Other companies create lists of idealized desires for what they wish to be rather than who they currently are. This leaves companies with aspirational goals rather than a tool for embracing their raison d’etre.
As a business coach, I’ve found several ways to ensure that your values are effective decision-making tools rather than lip service on poster board.
1. Discover, don’t decide.Many teams approach core values as a decision. They look at a list of words and decide which words describe who they are. They debate the pros and cons of different terms trying to determine which one is correct. Values, however, are not something you can rationalize. Instead, think of your core values as something buried deep within you that require unearthing. Looking at past decisions and behaviors will reveal that which already exists.
2. Values are reality not the ideal. Often times when I start working with a new team, we review their existing core values, and they describe wonderful ideas. However, when we start looking at recent decisions, policies, and incentive systems, we soon realize that none of these are alive in the company.
The mistake they’ve made is creating an idealized set of aspirational values that feel nice rather than a list of descriptors that illustrate reality. I like to joke that your values should be fifteen pounds overweight, have a receding hairline, and drink a little too much. If your values look perfect, then they are probably not right.
3. Your values should have a dark side. One of my personal core values is self-reliance. Usually, this serves me well and by embracing it I’m aligned and in my flow state more often than not. However, sometimes it works against me. For example, I don’t like someone taking my bags to my room at a hotel. I’ll balance two suitcases on top of a roller just so that I don’t have to rely on a bellhop. My method doesn’t make sense, but it’s the reality of who I am.
I know that a leadership team has nailed a core value when they can point to situations where the value has required them to do something that was difficult or seemingly unnecessary compared to other teams. You should feel compelled to live you values, even when it doesn’t make complete sense.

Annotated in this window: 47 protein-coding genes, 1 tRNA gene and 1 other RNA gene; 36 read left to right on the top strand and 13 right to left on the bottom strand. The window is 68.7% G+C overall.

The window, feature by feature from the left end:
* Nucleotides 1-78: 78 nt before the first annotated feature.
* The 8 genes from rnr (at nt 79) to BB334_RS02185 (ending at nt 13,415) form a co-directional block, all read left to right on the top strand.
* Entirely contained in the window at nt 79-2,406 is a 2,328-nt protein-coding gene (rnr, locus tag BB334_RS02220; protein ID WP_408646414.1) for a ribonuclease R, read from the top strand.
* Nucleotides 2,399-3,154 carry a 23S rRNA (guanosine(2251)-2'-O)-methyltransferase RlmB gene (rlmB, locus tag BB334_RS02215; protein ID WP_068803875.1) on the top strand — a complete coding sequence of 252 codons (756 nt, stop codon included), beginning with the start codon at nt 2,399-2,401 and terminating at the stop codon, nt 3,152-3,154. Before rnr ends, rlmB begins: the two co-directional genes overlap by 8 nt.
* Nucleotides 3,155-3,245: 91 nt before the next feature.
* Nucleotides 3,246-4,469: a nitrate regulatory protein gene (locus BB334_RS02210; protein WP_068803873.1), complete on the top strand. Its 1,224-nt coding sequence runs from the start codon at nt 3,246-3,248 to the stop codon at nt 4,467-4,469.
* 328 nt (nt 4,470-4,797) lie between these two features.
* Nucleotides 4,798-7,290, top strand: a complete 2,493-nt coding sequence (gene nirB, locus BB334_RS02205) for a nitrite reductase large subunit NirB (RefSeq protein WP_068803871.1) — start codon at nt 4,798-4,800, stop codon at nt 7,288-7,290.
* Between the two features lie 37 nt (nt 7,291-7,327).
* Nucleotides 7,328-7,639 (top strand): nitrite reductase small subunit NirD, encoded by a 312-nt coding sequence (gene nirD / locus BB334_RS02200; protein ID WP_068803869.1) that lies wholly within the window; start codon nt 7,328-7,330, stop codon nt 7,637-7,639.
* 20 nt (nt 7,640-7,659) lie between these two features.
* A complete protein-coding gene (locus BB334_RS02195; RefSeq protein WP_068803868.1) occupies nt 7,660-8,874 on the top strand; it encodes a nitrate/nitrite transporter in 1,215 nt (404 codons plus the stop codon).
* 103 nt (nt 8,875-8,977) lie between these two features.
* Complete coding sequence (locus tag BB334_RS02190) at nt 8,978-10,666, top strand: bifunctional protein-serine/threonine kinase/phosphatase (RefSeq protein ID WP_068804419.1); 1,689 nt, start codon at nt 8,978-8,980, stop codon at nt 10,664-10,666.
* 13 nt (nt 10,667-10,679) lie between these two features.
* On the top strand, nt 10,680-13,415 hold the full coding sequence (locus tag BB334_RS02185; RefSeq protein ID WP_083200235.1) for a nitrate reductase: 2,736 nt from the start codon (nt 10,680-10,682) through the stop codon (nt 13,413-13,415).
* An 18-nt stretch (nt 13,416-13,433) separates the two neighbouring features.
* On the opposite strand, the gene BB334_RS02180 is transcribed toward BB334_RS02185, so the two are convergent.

4. Each value needs an anti-value. Core values are tools for making difficult decisions. And in order to serve that purpose well, you need to know what you are choosing as well as what you’re not choosing. A core value reflects a trade off between two equally valid choices. The harder the choice, the more powerful the core value becomes.
I like to call the things you don’t choose “anti-values.” They are things you’re willing to give up in order to live your value. For example, if one of your core values is collaboration, then you might be willing to give up competition. In that case, you won’t create individual incentive plans or promote head-to-head challenges and still be true to your values.
My test for anti-values is if you can switch the order and give them to another company and it still works, then you have a good pair. It means that you’ve given up something of value in your choice.
5. Identify moments in time that illustrate them One of the most powerful parts of your core values is the stories you tell about them. For each core value, I have the team identify two to three cases when they had to use that core value to make a tough decision. It could have been to fire someone or to continue or discontinue a project. Sometimes the stories are how they didn’t follow their core values and how it hurt them.
It’s okay if your team prints up a poster of your core values or paints them on the walls of your office, but if that’s all you do, then you’ve missed the point. Core values aren’t window dressings; they should be used daily to guide actions and decisions.